It’s official: Police Chief Bryan Norwood is gone.
Mayor Dwight Jones announced Tuesday that the former top police chief has resigned, calling it a “mutually agreed upon change of leadership” and ending weeks of speculation.
Jones has named as Norwood’s replacement Ray Tarasovic, who served as an assistant police chief under a former Richmond chief, Rodney Monroe.
Tarasovic, who recently worked as part-time program manager for the Virginia Department of Criminal Justice Services, takes over as the new chief Wednesday.
Norwood’s ouster comes as no surprise. Since Jones became mayor in 2009, there’s been speculation that the police chief’s days were numbered. Appointed by former Mayor L. Douglas Wilder in late 2008, Norwood’s relationship with Jones has been chilly ever since. For the more interesting theories, click here.
Perhaps today’s bigger shock is that Jones decided to hire outside the department -- and the Richmond region -- even though several nearby chiefs had recently served with the city’s police department, including John Venuti, chief of police at Virginia Commonwealth University, David McCoy, the University of Richmond’s police chief; and Petersburg Police Chief John Dixon.
Jones also selected Tarasovic, the city’s first white police chief since Frank S. Duling retired in 1989, without anything resembling a public hearing.
Jones was unapologetic.
“I think there are many ways that it can be done. We just choose this one,” Jones told reporters at City Hall, adding that he and his staff “had conversations” with candidates from “several different localities.”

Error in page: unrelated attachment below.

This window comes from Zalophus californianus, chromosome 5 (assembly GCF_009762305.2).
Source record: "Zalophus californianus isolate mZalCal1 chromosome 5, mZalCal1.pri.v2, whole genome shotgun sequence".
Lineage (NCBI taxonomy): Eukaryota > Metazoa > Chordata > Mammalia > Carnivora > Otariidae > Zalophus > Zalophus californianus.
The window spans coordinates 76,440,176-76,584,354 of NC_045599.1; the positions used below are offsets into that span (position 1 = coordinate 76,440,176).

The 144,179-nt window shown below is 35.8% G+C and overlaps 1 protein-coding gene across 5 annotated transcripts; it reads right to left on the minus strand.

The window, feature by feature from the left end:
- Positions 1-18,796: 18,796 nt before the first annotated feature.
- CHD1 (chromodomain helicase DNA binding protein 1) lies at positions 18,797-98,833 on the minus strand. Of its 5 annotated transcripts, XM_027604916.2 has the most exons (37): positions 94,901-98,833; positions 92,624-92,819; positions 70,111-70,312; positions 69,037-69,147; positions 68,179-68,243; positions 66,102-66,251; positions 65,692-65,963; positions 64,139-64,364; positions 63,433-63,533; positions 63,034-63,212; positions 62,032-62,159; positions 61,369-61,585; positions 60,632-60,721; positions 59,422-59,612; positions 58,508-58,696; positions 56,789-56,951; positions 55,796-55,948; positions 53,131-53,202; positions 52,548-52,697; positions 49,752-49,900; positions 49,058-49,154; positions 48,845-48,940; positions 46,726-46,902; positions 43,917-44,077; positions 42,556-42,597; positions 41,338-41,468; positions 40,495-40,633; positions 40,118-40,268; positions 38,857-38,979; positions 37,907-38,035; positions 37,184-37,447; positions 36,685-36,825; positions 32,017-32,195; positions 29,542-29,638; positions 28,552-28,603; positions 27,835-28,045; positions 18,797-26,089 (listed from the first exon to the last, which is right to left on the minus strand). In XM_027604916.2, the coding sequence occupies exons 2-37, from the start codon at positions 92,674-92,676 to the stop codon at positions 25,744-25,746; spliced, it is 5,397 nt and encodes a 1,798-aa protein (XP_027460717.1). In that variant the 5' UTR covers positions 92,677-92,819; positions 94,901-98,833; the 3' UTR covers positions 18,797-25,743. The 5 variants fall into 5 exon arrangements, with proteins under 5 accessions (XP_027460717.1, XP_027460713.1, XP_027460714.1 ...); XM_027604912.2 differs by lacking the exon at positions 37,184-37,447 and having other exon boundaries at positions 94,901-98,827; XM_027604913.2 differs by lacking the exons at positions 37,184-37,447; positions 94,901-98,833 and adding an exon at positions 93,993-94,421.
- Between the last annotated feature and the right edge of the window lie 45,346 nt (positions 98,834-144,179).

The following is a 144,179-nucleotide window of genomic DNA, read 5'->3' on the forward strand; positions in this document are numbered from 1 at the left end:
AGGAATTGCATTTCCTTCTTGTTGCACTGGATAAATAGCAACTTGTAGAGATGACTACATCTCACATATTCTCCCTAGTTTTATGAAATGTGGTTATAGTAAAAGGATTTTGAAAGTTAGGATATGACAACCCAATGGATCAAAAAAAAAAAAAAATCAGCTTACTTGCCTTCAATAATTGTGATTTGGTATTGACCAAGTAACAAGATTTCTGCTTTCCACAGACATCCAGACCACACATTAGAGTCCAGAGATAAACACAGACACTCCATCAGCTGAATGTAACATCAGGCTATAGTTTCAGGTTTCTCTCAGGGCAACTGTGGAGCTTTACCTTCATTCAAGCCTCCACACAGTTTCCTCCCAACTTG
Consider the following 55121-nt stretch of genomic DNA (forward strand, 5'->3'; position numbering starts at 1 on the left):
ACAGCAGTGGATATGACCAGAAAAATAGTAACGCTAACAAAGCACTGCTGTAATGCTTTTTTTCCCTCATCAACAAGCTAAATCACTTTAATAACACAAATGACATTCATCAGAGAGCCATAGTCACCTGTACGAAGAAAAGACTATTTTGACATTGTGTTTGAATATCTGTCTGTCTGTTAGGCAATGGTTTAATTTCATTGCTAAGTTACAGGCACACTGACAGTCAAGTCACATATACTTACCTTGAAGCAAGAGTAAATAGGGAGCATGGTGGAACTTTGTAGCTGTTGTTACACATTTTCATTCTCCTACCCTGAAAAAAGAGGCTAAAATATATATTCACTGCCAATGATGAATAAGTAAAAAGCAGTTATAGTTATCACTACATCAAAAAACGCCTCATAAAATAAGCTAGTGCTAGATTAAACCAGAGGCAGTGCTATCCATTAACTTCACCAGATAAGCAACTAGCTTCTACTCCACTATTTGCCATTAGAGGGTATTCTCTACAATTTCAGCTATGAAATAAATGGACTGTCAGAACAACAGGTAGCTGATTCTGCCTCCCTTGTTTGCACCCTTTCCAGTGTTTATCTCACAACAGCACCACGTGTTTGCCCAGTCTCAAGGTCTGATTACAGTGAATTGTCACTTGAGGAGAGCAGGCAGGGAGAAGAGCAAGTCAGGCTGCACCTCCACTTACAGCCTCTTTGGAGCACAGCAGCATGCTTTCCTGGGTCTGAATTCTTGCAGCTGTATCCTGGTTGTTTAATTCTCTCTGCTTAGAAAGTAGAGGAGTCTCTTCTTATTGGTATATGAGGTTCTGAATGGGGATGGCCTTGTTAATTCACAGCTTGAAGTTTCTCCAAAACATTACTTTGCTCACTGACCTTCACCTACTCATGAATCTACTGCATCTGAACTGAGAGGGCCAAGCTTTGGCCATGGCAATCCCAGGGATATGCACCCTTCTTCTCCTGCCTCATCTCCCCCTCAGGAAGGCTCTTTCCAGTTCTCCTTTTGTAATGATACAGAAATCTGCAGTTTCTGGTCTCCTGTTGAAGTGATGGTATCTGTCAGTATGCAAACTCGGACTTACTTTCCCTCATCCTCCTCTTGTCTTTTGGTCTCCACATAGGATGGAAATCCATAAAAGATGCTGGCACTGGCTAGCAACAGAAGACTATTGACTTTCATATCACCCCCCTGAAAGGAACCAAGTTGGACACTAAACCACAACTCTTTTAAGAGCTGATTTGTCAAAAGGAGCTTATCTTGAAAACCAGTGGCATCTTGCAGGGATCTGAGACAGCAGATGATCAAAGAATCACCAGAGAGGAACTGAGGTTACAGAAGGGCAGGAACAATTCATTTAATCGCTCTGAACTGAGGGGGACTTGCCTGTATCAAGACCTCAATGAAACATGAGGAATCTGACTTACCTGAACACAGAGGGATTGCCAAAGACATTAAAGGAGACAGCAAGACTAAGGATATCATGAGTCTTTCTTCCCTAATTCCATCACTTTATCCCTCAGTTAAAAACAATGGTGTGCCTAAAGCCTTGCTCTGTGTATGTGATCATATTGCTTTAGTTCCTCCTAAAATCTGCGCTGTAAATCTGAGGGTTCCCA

As for why the city and Norwood mutually agreed to part ways, Jones declined to offer much explanation. “We have some crime statistics that are trending up and some that are trending down,” Jones says. “Overall they are good, but we want to make sure that we stop any backsliding or upward trends.”
Jones couldn’t offer specifics, but Tarasovic said that there are a couple of areas that concern him when looking at crime statistics for 2012.
“We all know that the homicide rate went up slightly. But along with that the assaults, the aggravated assaults, with weapons, with handguns, went up … in proportion to that, about 7 percent,” Tarasovic says. “We are going to look at that.”
He also mentioned an uptick in what he described as detail crimes: “Larcenies from a building, larcenies from places, burglaries, not from people’s homes, but their outbuildings,” Tarasovic said. “Those are kind of education and attention-to-detail crimes that we will spend a lot of time looking at and working with.”